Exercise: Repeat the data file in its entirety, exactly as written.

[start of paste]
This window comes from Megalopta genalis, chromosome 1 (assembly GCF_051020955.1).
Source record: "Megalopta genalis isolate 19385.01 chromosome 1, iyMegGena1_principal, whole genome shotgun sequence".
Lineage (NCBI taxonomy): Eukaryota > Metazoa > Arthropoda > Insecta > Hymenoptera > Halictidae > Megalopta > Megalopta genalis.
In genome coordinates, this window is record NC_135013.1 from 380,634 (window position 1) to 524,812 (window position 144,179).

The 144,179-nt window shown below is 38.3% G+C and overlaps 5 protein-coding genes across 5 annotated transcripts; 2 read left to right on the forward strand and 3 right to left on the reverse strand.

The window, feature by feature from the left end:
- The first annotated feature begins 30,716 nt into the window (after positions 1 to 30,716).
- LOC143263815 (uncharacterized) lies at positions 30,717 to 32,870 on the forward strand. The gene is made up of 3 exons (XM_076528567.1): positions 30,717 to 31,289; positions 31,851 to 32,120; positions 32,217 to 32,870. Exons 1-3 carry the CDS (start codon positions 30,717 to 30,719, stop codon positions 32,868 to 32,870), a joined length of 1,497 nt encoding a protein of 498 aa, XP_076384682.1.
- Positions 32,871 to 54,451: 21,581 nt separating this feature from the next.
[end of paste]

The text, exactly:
This window comes from Megalopta genalis, chromosome 1 (assembly GCF_051020955.1).
Source record: "Megalopta genalis isolate 19385.01 chromosome 1, iyMegGena1_principal, whole genome shotgun sequence".
Lineage (NCBI taxonomy): Eukaryota > Metazoa > Arthropoda > Insecta > Hymenoptera > Halictidae > Megalopta > Megalopta genalis.
In genome coordinates, this window is record NC_135013.1 from 380,634 (window position 1) to 524,812 (window position 144,179).

The 144,179-nt window shown below is 38.3% G+C and overlaps 5 protein-coding genes across 5 annotated transcripts; 2 read left to right on the forward strand and 3 right to left on the reverse strand.

The window, feature by feature from the left end:
- The first annotated feature begins 30,716 nt into the window (after positions 1 to 30,716).
- LOC143263815 (uncharacterized) lies at positions 30,717 to 32,870 on the forward strand. The gene is made up of 3 exons (XM_076528567.1): positions 30,717 to 31,289; positions 31,851 to 32,120; positions 32,217 to 32,870. Exons 1-3 carry the CDS (start codon positions 30,717 to 30,719, stop codon positions 32,868 to 32,870), a joined length of 1,497 nt encoding a protein of 498 aa, XP_076384682.1.
- Positions 32,871 to 54,451: 21,581 nt separating this feature from the next.